Rome hearing well, couldn’t wait to start school

Rome and Sarah Nepia.
Rome and Sarah Nepia.
Rome Nepia turned five in October and couldn’t wait to start school. It’s a great reward for years of hard work by Rome, his parents and his therapists, because he is profoundly deaf in both ears.

For various reasons Rome didn’t have his hearing tested until he was four months old. By then, parents Sarah and Mike had their suspicions that he might have a hearing problem when he didn’t react to sounds like clapping.

Following extensive audiology testing, Rome was referred to The Hearing House – an Auckland-based charity for deaf children and their families. Within weeks he was fitted with Ministry of Health-funded hearing aids but, unfortunately, they made no difference to his hearing.

When he was nine months old Rome was fitted with two cochlear implants, the second thanks to fundraising from the family’s National Park community and a grant from the Angel Foundation charity.

Seeing his reaction when his implants were ‘switched on’ a couple of weeks later was a special moment, says Sarah. ‘He got used to hearing sound pretty quickly and became more curious about noise.’

Over the years Rome has had intensive auditory-verbal therapy from The Hearing House therapists.

‘It’s been a huge challenge for me,’ says Sarah. ‘As he’s got older, his interests have changed so we’ve got to keep finding new ways to keep him interested.’

The Nepia family now lives in Taumarunui and, in addition to visiting The Hearing House and home visits once a term, much of Rome’s therapy is via Skype.

Lydia O’Connor, Rome’s current auditory-verbal therapist, says therapy via Skype, or ‘TeleCHAT’ has been rolled out to clients of The Hearing House over the past three years and about 50 percent of her therapy case load is now delivered this way. Lydia emails Sarah a lesson plan prior to the Skype session and suggests toys and other household items to have on hand.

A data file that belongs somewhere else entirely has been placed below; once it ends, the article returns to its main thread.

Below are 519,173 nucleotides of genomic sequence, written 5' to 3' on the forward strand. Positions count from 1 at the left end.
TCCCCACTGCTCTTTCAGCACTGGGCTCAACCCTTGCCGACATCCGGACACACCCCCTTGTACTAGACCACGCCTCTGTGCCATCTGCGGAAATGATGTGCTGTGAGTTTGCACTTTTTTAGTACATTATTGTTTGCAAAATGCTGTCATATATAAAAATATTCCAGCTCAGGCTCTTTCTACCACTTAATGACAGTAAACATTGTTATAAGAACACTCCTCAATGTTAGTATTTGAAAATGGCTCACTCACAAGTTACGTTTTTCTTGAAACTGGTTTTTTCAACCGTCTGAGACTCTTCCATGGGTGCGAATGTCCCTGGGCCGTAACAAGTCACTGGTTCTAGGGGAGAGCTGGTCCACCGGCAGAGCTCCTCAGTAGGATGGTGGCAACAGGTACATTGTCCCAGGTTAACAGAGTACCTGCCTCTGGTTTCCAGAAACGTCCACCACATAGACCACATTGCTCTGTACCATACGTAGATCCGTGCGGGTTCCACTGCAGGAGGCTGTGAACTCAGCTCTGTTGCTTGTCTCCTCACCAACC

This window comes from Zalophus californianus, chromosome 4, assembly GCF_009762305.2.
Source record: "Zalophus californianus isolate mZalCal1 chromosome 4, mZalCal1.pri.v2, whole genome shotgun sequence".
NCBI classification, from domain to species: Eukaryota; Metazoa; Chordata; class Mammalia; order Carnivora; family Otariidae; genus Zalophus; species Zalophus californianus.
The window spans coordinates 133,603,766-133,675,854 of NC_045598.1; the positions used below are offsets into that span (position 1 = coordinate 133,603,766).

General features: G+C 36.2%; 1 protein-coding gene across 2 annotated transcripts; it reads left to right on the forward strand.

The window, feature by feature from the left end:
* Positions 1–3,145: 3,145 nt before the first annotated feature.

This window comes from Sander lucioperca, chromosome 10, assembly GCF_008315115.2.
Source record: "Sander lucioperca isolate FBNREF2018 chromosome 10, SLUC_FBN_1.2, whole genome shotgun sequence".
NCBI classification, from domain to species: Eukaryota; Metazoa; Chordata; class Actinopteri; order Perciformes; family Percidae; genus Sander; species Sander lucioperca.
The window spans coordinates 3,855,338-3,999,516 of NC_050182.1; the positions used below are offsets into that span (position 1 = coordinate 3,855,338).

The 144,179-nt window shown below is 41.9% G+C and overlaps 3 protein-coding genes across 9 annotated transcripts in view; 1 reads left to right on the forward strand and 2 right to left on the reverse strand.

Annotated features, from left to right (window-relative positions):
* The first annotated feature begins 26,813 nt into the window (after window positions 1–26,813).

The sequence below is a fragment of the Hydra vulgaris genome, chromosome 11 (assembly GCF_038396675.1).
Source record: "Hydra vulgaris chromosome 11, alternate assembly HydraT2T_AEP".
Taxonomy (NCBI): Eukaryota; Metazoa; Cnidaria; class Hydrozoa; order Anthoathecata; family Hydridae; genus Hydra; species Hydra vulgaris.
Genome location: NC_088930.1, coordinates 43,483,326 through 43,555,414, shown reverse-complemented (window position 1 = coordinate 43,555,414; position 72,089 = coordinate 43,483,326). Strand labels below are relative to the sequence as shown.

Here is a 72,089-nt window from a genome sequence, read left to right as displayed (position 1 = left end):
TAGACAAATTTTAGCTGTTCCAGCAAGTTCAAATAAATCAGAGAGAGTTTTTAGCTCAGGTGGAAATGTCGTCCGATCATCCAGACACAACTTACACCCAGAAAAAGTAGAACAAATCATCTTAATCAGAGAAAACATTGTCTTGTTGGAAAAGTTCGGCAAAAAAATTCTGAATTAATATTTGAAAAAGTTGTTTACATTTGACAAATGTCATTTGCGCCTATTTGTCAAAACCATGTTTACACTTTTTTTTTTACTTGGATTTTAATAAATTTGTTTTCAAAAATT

‘As well as less travelling for families who can live anywhere north of Mt Ruapehu, therapy via TeleCHAT means it’s easier to follow the child’s interests and he or she is at home, which is their natural learning environment. It also reinforces that our role is to coach and guide the parent, not jump in and do it for them.’

Lydia says a recent Australian study showed results for children who receive TeleCHAT therapy are on a par with those for face-to-face therapy.

All the hard work has paid off in Rome’s case. He has caught up on his milestones, has been attending pre-school since he was three and his latest tests show his language is just below normal.

‘There are little things we’re still working on, like getting him to expand and finish off his sentences, but we’re really stoked. It’s such a relief after all the hard work,’ says Sarah.

Rome’s baby brother is due to be born in mid-November and will have his hearing tested as soon as possible under the Universal Newborn Hearing Screening Programme.

Sarah and Mike encourage parents of newborns to have their babies tested early.

‘The older the baby is, the harder it is to do the testing because they are more alert, and if there is a problem, the sooner you find out about it, the sooner you can get the right help,’ says Sarah.

Children may have implants funded for both ears if their specialist recommends it

From 1 July 2014 children under 19 years of age who are newly assessed as needing a cochlear implant can receive Ministry of Health funding for one ear or both ears, whichever is clinically recommended by their specialist.

Click here for further information on funding and criteria for cochlear implants, here for further information on the Universal Newborn Hearing Screening and Early Intervention Programme, and here for further information on early intervention services.

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Page last updated: 29 October 2014